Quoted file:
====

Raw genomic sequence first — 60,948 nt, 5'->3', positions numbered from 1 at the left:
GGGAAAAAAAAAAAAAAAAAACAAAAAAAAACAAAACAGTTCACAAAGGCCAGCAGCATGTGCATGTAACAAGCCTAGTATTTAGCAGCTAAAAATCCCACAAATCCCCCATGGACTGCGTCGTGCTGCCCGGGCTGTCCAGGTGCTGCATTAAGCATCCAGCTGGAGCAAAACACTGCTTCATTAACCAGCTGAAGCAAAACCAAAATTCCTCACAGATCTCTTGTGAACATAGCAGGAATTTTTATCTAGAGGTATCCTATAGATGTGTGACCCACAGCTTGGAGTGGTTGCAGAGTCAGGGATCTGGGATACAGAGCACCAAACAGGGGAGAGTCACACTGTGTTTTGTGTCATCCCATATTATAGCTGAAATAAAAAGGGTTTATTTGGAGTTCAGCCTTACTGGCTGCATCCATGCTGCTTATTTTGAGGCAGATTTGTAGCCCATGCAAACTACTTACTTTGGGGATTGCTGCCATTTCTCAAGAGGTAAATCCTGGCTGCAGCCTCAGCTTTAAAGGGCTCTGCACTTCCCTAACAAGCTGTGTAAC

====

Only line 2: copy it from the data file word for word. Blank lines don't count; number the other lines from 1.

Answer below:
GGGAAAAAAAAAAAAAAAAAACAAAAAAAAACAAAACAGTTCACAAAGGCCAGCAGCATGTGCATGTAACAAGCCTAGTATTTAGCAGCTAAAAATCCCACAAATCCCCCATGGACTGCGTCGTGCTGCCCGGGCTGTCCAGGTGCTGCATTAAGCATCCAGCTGGAGCAAAACACTGCTTCATTAACCAGCTGAAGCAAAACCAAAATTCCTCACAGATCTCTTGTGAACATAGCAGGAATTTTTATCTAGAGGTATCCTATAGATGTGTGACCCACAGCTTGGAGTGGTTGCAGAGTCAGGGATCTGGGATACAGAGCACCAAACAGGGGAGAGTCACACTGTGTTTTGTGTCATCCCATATTATAGCTGAAATAAAAAGGGTTTATTTGGAGTTCAGCCTTACTGGCTGCATCCATGCTGCTTATTTTGAGGCAGATTTGTAGCCCATGCAAACTACTTACTTTGGGGATTGCTGCCATTTCTCAAGAGGTAAATCCTGGCTGCAGCCTCAGCTTTAAAGGGCTCTGCACTTCCCTAACAAGCTGTGTAAC